November 3, 1998
It's actually kinda nice to be alone, but not really lonely. Fezzik was good company for the bits when I wanted company and it was nice, though to be completely by myself for a while. To think, reflect, wonder, remind myself of what I am, what I'm for, where I'm at.
Those always seem to be the important questions. The answers change, depending on the time, what's available, what's going on with my life, but the questions are invariant, important to ask.
What helped the process was reading a book that my sister Kathy gave me What Dreams May Come It is the book that the Robin Williams movie was based on. It's a very interesting book, flavored with all kinds of experiences by a lot of individual people, who have written up reports on what they've experienced. I am always weird about these things, enjoying them, and still questioning.
Though, the thing that hit me viscerally, was when Chris is arguing with his wife, and how every statement of hope, of something *more*, of belief he makes is turned by her into something depressing, lost, or hopeless. I've been in so many of those kinds of arguments, both sides, perhaps. Trying to take the side of belief, of hope, and mostly of love and care. To give it to someone that needs and wants, and can derive their own flame from it. Breaking the circle, that inward-turned cycle of self-destructive back-biting, always looking at what *one believes* can't be done rather than what can be tried. How can they know it actually *can't* be done if they haven't believed in it enough to try it?
If it all every really came down to the possibility that nothing mattered, then what does it matter to try? To hope? To fail? If none of that really matters in the end, then I'd rather go through life hoping, and trying and doing, even if I fail, I'll have the gift of having tried. If, in the end, beliefs don't matter, then I'd still rather do the positive beliefs as they'll simply make my life more fun, happier, content rather than chopping it down into bloody bits of self-hating despair. I guess even if it doesn't matter to the universe in the long run, it matters to me, to the quality of my life, to the lives of those around me.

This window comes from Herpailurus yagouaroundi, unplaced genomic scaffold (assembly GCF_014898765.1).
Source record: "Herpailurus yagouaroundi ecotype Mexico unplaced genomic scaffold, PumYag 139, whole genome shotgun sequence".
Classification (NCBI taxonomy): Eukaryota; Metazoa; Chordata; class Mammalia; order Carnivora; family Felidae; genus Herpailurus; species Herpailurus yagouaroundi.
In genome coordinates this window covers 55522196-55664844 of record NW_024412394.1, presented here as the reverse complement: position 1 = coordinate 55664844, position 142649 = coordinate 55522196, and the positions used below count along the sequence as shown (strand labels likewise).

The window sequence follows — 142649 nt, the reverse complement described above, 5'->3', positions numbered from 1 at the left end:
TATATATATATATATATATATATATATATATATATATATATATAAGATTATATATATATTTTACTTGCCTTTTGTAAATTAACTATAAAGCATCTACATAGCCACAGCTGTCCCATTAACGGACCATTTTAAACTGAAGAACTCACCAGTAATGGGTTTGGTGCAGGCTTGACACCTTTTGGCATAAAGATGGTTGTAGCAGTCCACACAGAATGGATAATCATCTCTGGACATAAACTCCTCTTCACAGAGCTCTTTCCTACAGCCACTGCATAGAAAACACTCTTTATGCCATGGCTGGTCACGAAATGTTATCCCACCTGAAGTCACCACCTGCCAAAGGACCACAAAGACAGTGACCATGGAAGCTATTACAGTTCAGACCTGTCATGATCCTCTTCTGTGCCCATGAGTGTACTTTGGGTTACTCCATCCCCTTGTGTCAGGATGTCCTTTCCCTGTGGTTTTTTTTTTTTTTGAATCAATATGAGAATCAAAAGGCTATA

A while back the RealAstrology reading for Libras really hit me hard. What I like about the readings is that they don't predict any future, just give me things to think about. Just cool things that I'd like to think about at any time, but this one is one that I really, really loved.
The evening itself was fairly simple. Just dinner, walking the dog, then realizing that I'm a good three pounds overweight, so I took to the stationary bike for a while. Uhm, yeah. The weight consciousness thing is the thing that kicked off the 'why am I less tolerant of my own faults than I am of others?' Maybe it's because I keep thinking that no one will love me unless I'm skinny, eventhough I find myself loving folks that are anything but. What was funny was that after walking Fezzik, I went up to my bedroom for a while and thought about going to sleep, so Fezzik came upstairs and lay in the loft, just outside my door. That was so sweet.
The exercise felt good.
That was the real key. It felt really good. Good to get sweaty and good to simply get into motion again, and good, really good to have my whole body moving as a whole again. That was very nice.
John called as I finished, and we had a good time talking on the phone. I realized then that I do miss him. That I felt just a bit out of kilter without him, which worried me, some, as I like being self-sufficient and it worried me that I couldn't cope or couldn't be balanced without him. But I actually could and did and do. I am taking care of myself and I am taking care of Fezzik and the house and the things that need stuff. Dealing with people. I am going to have to deal with the Deacons tonight with the whole storm blowing through the church. That was scaring me. Also having to deal with the medical insurance people scared me, but I was doing it and going at it properly, I think.
I drank a couple of glass of water afterwards, sat and stretched and read until I cooled down again. Then I took a bath, a nice, hot bath with the French bubble bath, and, for the first time since release and other stresses started, I finally let go.
I just cracked wide open, cried until I couldn't cry anymore, and it wasn't sorrow, it wasn't pain or fear, it was just release. Release of a slew of emotions that were making my jaw hurt with just holding it all in, and it included a bunch of stuff I can't even identify. But as my body unwound in the heat of water, so did my mind and my feelings. All of 'em just slammed on out and I felt it unwind from my muscles and frame as much as the hot water was making my tension unwind as well.